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I have a friend who I’ll call Sam.
Sam is extremely smart, is an excellent business person, and a wonderful human being. They are funny, thoughtful, and kind. Sam always looks to raise other people up and is always making connections between people that they think are somehow good for each others’ business. Sam is extraordinary. Sam is the kind of person that I aspire to be.
Sam also can’t imagine why they are successful in their tech career, or why they are regularly sought out for leading projects in their particular realm of tech. Sam is a textbook example of someone who experiences impostor syndrome, and wow, do I understand Sam.
Impostor syndrome is that not-so-small voice in your head that tells you untruths, like:
- I’m not smart enough …
- I don’t have enough experience to …
- Why would anyone want to know what I think about …
Impostor syndrome manifests as, among other things, fear being “found out,” or your inability to take credit for your work. You say things like: “Oh, it was luck,” or “I just happened to be in the right place at the right time,” when in fact you did the work, you worked very hard, and you made these things happen.
Three key attributes of impostor syndrome are:
- The sense of being a fraud
- Fear of being discovered
- Difficulty internalizing success
When you feel any of these feelings, the volume of that voice can get awfully loud.
Sam and I work for different organizations, but have a lot of the same positional characteristics. We are mid-career, senior staff; we do a lot of project management and business development work; and we have similar educational backgrounds. One of the things that Sam and I recognized in each other is the powerful hold that impostor syndrome has on us.
I was speaking at the conference where Sam and I met, and I made an offhand comment to Sam about how it seemed so weird to me to be speaking at the conference. “Gah, I don’t even know why they asked me to speak …” Sam, who had known me for about an hour at this point, looked at me with narrowed eyes and said: “You are smart and you have a lot of experience … why wouldn’t they?”
At another event sometime later in the year, Sam said to me: “I don’t know why they trust me to …” I looked at Sam and said: “You are one of the most experienced people I know, and you have a fantastic track record with that kind of … This is why they trust you.”
One of the challenges with impostor syndrome, is that we, the people experiencing impostor syndrome, know things. We know that we are good at specific things, and we excel, but we have an internal narrative that runs counter to what we know. The internal narrative is somehow so loud and convincing, that we second-guess all of those things that we know. I know that I am qualified to talk about impostor syndrome, on several levels, but I still hear that voice in my head: “You shouldn’t be writing this. Don’t show other people what’s behind the carefully curated wall of accomplishments.”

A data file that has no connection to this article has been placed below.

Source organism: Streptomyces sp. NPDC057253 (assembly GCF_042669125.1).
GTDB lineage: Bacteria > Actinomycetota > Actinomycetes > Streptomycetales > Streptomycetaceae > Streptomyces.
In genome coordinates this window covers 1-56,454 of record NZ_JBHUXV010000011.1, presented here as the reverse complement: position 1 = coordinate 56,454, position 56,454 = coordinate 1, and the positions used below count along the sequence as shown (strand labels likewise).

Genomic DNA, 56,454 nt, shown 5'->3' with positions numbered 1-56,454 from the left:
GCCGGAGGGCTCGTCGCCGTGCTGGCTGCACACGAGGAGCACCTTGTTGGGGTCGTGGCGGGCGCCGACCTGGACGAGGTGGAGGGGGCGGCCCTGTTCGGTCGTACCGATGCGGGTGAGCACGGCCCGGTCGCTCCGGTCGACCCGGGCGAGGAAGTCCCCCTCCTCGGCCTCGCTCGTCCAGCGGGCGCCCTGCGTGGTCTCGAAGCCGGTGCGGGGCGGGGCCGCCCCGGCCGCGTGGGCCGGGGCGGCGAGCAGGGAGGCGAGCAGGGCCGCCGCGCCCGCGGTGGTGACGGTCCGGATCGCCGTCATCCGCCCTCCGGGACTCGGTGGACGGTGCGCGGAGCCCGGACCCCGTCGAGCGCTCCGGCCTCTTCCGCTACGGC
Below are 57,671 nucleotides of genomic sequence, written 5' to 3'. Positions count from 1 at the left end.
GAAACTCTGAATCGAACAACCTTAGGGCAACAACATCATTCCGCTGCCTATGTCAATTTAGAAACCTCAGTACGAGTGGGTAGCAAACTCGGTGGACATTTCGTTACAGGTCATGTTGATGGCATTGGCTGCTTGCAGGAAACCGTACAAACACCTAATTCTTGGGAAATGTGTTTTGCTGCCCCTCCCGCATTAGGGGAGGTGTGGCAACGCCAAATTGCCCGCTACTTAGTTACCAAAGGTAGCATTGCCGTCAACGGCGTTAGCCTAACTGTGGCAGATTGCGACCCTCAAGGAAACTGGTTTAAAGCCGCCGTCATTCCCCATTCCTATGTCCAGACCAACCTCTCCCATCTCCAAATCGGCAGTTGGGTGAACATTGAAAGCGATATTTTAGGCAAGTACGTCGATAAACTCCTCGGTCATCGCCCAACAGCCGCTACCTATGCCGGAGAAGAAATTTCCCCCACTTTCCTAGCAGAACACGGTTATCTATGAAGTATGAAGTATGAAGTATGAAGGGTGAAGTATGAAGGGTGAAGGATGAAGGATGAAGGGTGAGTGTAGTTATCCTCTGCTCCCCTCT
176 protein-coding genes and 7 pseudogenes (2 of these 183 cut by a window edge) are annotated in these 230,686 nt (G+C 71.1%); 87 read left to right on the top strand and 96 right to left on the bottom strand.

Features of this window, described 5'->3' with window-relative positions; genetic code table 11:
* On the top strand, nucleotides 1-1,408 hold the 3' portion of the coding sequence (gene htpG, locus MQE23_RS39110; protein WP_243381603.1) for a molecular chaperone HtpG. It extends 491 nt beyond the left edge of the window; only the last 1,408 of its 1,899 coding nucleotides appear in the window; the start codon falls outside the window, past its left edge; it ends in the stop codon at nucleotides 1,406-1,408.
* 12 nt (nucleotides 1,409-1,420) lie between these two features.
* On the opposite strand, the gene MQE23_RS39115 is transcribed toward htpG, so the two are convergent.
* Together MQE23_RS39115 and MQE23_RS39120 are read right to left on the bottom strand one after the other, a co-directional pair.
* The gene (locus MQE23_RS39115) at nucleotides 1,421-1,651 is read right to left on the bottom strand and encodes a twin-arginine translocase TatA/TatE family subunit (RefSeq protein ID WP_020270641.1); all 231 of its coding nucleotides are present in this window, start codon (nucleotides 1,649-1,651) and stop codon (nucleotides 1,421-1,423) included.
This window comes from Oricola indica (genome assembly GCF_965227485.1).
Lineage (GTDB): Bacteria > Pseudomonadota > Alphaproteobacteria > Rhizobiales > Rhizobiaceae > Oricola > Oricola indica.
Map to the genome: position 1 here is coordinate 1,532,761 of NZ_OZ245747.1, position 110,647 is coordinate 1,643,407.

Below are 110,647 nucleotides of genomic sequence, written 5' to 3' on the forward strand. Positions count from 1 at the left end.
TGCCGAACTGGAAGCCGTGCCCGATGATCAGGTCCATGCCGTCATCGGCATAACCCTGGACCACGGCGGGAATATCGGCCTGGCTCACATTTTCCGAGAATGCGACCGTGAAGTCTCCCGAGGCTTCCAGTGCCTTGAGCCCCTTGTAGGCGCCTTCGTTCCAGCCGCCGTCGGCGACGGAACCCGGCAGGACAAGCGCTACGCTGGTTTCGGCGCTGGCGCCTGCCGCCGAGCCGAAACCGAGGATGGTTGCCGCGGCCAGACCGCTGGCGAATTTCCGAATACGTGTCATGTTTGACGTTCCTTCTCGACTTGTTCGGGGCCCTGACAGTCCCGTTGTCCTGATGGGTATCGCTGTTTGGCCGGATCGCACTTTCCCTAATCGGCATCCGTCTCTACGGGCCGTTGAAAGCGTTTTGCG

I have a number of strategies that I use to turn down the volume on that loud and convincing voice. Here are three that I use on a regular basis:
Embrace the struggle.
The worst thing you can do is pretend impostor syndrome doesn’t exist. Instead of watching it play out while falling down the shame spiral: Name. Your. Fear.
Write it down. Speak it out loud. What scares you? What are the scenarios and situations in which you find yourself most weighed down by impostor syndrome?
Take the time to reflect on what you’ve written, either daily or some other regular interval, and try to find patterns. How can you change the pattern? Make those changes, and the volume of that voice will go down.
Talk about and share the shame.
Professional advice giver Marie Forleo has a great video on impostor syndrome. One of her strategies, which I have adopted as one of my own, is to find people that I trust to keep my confidence, and who trust me in return. I have found these people and we speak about and share with each other, the untruths we tell ourselves. We offer each other reminders about how great we are.
Here’s where I have to come clean: Sam isn’t a person. Sam is an amalgamation of several people that I know, with whom I’ve had these conversations. While Sam is a fictional character, the places, situations, and feelings are real. Sam is the amalgam of the people who I have been able to “share my shame” with, and who give me real-time feedback that quiets that not-so-little voice telling me I’m not good enough.
Try talking to someone that you trust. You will see how quickly the burden lifts when you can share it with other people.
Find a mentor (or mentors).
We tend to see mentorship as important for younger or more junior workers, but once we become leaders or become the CEO of a company, everything we do is highly visible and we are expected stand on our own. I think this is terrible — we don’t succeed in a vacuum! We need mentors at all levels. Everyone benefits from a mentor at all points in their career. Many organizations offer mentor opportunities. If yours doesn’t, there are any number of ways to find someone who can step into that role. Just please, don’t ask a stranger.
If you’re a mentor for someone else, Harvard Business Review has a good article on how to mentor someone who is experiencing impostor syndrome. I’ll also point out that the article talks about how mentors can use their own experiences with impostor syndrome to illustrate that the mentee is not alone and that they can excel despite this challenge. Sharing the experience can do wonders, along the lines of “sharing the shame.”
If you experience impostor syndrome, know that you are not alone. Even if you can never completely turn it off, you can absolutely turn the volume down and enjoy all of the accomplishments in your career!-30-
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